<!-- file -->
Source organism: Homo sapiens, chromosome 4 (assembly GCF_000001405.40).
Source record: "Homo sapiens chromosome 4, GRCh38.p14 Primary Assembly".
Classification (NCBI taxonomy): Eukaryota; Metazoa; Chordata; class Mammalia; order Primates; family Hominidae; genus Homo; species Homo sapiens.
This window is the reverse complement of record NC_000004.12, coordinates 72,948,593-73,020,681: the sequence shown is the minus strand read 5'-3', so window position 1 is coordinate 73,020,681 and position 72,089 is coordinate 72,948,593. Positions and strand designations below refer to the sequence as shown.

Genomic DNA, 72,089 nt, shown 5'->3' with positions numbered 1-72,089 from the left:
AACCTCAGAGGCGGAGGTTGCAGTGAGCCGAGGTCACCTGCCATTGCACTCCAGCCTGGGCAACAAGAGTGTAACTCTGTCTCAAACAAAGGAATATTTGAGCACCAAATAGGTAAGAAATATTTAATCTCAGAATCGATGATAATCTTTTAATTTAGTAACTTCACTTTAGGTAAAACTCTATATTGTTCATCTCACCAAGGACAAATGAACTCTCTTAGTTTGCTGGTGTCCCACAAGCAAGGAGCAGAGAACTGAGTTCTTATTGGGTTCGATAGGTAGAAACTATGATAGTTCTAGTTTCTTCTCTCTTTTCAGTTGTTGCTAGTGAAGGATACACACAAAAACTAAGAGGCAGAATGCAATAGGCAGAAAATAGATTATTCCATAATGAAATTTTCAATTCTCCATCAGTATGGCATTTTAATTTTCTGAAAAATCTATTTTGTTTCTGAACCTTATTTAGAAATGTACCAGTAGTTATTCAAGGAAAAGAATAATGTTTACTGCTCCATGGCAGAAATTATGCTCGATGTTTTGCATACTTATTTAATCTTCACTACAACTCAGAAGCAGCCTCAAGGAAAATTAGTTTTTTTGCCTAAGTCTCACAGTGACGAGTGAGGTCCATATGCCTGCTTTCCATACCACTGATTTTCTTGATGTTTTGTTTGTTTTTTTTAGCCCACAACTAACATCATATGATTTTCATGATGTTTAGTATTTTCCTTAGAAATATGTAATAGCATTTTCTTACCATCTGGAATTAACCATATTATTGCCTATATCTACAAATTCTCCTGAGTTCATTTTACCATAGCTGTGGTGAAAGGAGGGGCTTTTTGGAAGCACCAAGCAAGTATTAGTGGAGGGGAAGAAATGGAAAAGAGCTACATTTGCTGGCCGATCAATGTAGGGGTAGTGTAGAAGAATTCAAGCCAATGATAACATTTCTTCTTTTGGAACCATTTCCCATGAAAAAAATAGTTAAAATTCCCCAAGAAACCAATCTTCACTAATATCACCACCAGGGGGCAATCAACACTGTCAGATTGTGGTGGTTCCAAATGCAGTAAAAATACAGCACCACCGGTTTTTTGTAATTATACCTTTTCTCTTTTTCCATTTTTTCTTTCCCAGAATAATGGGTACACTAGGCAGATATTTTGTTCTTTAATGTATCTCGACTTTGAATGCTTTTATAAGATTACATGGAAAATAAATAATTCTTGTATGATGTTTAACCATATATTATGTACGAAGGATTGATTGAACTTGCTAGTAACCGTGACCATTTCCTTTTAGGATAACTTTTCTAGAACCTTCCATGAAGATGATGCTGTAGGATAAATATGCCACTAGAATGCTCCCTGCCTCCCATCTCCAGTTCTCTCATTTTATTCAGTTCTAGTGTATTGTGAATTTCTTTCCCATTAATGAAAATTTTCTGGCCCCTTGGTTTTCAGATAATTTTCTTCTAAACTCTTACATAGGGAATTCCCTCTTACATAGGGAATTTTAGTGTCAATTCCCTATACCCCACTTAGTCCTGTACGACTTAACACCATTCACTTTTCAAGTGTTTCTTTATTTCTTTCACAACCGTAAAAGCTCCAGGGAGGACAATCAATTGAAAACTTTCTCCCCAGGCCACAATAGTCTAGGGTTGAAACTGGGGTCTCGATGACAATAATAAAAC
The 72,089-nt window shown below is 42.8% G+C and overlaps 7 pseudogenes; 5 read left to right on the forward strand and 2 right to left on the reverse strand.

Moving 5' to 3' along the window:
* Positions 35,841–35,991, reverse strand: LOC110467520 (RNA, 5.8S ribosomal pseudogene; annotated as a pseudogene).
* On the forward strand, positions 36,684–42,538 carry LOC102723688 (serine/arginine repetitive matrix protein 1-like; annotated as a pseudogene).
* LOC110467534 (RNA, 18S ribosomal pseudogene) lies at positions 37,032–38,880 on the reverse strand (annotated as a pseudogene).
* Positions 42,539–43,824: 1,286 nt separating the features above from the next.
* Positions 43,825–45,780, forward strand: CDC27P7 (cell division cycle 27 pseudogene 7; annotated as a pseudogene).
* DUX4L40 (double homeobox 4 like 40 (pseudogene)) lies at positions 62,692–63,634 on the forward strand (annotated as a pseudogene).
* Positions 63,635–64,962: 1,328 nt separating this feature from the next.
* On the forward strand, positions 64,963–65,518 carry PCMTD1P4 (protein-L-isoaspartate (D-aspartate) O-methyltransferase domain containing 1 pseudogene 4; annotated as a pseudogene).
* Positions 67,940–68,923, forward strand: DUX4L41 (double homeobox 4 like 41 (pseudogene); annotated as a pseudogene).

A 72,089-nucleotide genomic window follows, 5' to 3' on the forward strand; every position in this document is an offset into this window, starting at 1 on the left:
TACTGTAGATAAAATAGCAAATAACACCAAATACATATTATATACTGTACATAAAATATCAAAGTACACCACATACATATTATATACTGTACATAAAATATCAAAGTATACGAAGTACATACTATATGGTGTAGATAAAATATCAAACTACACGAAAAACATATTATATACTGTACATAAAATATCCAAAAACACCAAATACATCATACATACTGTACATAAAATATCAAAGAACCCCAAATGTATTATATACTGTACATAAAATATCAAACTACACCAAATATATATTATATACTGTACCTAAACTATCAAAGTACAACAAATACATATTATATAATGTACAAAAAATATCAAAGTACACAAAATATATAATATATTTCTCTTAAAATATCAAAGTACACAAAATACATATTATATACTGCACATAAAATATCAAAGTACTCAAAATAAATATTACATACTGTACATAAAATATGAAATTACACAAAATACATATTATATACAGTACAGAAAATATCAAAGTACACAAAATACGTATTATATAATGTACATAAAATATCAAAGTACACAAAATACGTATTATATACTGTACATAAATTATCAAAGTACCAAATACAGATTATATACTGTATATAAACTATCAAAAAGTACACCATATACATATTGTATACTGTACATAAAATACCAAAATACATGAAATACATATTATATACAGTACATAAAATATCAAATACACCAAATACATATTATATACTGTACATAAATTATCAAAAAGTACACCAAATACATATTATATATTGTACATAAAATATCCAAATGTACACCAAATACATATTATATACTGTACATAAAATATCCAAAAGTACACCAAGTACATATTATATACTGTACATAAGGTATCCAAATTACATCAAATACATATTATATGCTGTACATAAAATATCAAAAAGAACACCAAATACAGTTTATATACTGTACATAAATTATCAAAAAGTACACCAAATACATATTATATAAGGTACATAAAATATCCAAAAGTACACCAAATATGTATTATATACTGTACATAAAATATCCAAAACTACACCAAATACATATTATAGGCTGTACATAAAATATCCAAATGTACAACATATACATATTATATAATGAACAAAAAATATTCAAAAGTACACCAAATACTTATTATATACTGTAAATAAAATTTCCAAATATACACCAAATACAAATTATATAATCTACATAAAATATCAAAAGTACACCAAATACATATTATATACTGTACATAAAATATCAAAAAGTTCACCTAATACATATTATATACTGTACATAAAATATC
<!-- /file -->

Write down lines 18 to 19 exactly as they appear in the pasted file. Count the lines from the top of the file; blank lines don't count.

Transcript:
A 72,089-nucleotide genomic window follows, 5' to 3' on the forward strand; every position in this document is an offset into this window, starting at 1 on the left:
TACTGTAGATAAAATAGCAAATAACACCAAATACATATTATATACTGTACATAAAATATCAAAGTACACCACATACATATTATATACTGTACATAAAATATCAAAGTATACGAAGTACATACTATATGGTGTAGATAAAATATCAAACTACACGAAAAACATATTATATACTGTACATAAAATATCCAAAAACACCAAATACATCATACATACTGTACATAAAATATCAAAGAACCCCAAATGTATTATATACTGTACATAAAATATCAAACTACACCAAATATATATTATATACTGTACCTAAACTATCAAAGTACAACAAATACATATTATATAATGTACAAAAAATATCAAAGTACACAAAATATATAATATATTTCTCTTAAAATATCAAAGTACACAAAATACATATTATATACTGCACATAAAATATCAAAGTACTCAAAATAAATATTACATACTGTACATAAAATATGAAATTACACAAAATACATATTATATACAGTACAGAAAATATCAAAGTACACAAAATACGTATTATATAATGTACATAAAATATCAAAGTACACAAAATACGTATTATATACTGTACATAAATTATCAAAGTACCAAATACAGATTATATACTGTATATAAACTATCAAAAAGTACACCATATACATATTGTATACTGTACATAAAATACCAAAATACATGAAATACATATTATATACAGTACATAAAATATCAAATACACCAAATACATATTATATACTGTACATAAATTATCAAAAAGTACACCAAATACATATTATATATTGTACATAAAATATCCAAATGTACACCAAATACATATTATATACTGTACATAAAATATCCAAAAGTACACCAAGTACATATTATATACTGTACATAAGGTATCCAAATTACATCAAATACATATTATATGCTGTACATAAAATATCAAAAAGAACACCAAATACAGTTTATATACTGTACATAAATTATCAAAAAGTACACCAAATACATATTATATAAGGTACATAAAATATCCAAAAGTACACCAAATATGTATTATATACTGTACATAAAATATCCAAAACTACACCAAATACATATTATAGGCTGTACATAAAATATCCAAATGTACAACATATACATATTATATAATGAACAAAAAATATTCAAAAGTACACCAAATACTTATTATATACTGTAAATAAAATTTCCAAATATACACCAAATACAAATTATATAATCTACATAAAATATCAAAAGTACACCAAATACATATTATATACTGTACATAAAATATCAAAAAGTTCACCTAATACATATTATATACTGTACATAAAATATC